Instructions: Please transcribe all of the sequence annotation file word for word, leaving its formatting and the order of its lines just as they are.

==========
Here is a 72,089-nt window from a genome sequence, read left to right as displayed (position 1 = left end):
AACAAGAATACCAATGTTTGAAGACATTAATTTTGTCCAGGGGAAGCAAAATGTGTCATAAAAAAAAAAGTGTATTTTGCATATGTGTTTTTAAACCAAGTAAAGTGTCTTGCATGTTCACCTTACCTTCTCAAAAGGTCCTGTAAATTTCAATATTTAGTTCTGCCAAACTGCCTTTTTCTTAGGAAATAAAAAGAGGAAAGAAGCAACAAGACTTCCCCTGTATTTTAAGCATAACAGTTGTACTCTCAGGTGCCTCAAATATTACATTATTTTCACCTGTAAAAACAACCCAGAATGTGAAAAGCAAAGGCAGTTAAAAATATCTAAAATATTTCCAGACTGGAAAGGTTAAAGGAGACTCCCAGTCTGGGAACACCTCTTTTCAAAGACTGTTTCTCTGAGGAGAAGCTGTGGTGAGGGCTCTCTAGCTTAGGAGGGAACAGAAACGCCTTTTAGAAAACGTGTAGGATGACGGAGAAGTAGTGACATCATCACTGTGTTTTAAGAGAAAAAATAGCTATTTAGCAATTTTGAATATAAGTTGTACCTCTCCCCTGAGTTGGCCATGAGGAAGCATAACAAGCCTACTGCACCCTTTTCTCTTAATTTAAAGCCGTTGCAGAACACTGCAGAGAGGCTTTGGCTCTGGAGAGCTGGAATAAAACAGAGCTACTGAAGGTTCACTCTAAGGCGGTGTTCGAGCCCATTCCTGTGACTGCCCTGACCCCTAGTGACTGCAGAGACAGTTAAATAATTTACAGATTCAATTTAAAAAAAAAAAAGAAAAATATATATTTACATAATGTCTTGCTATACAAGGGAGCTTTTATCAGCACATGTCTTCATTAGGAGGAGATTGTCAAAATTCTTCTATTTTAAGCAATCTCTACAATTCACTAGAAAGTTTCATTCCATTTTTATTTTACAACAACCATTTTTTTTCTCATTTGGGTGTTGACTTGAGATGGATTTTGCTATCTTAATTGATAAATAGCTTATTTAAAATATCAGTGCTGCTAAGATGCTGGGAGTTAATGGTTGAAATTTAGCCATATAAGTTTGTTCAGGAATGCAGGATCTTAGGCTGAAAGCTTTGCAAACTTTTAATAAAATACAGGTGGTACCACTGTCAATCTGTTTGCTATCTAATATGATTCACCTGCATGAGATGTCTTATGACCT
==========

Here is a 72,089-nt window from a genome sequence, read left to right as displayed (position 1 = left end):
AACAAGAATACCAATGTTTGAAGACATTAATTTTGTCCAGGGGAAGCAAAATGTGTCATAAAAAAAAAAGTGTATTTTGCATATGTGTTTTTAAACCAAGTAAAGTGTCTTGCATGTTCACCTTACCTTCTCAAAAGGTCCTGTAAATTTCAATATTTAGTTCTGCCAAACTGCCTTTTTCTTAGGAAATAAAAAGAGGAAAGAAGCAACAAGACTTCCCCTGTATTTTAAGCATAACAGTTGTACTCTCAGGTGCCTCAAATATTACATTATTTTCACCTGTAAAAACAACCCAGAATGTGAAAAGCAAAGGCAGTTAAAAATATCTAAAATATTTCCAGACTGGAAAGGTTAAAGGAGACTCCCAGTCTGGGAACACCTCTTTTCAAAGACTGTTTCTCTGAGGAGAAGCTGTGGTGAGGGCTCTCTAGCTTAGGAGGGAACAGAAACGCCTTTTAGAAAACGTGTAGGATGACGGAGAAGTAGTGACATCATCACTGTGTTTTAAGAGAAAAAATAGCTATTTAGCAATTTTGAATATAAGTTGTACCTCTCCCCTGAGTTGGCCATGAGGAAGCATAACAAGCCTACTGCACCCTTTTCTCTTAATTTAAAGCCGTTGCAGAACACTGCAGAGAGGCTTTGGCTCTGGAGAGCTGGAATAAAACAGAGCTACTGAAGGTTCACTCTAAGGCGGTGTTCGAGCCCATTCCTGTGACTGCCCTGACCCCTAGTGACTGCAGAGACAGTTAAATAATTTACAGATTCAATTTAAAAAAAAAAAAGAAAAATATATATTTACATAATGTCTTGCTATACAAGGGAGCTTTTATCAGCACATGTCTTCATTAGGAGGAGATTGTCAAAATTCTTCTATTTTAAGCAATCTCTACAATTCACTAGAAAGTTTCATTCCATTTTTATTTTACAACAACCATTTTTTTTCTCATTTGGGTGTTGACTTGAGATGGATTTTGCTATCTTAATTGATAAATAGCTTATTTAAAATATCAGTGCTGCTAAGATGCTGGGAGTTAATGGTTGAAATTTAGCCATATAAGTTTGTTCAGGAATGCAGGATCTTAGGCTGAAAGCTTTGCAAACTTTTAATAAAATACAGGTGGTACCACTGTCAATCTGTTTGCTATCTAATATGATTCACCTGCATGAGATGTCTTATGACCT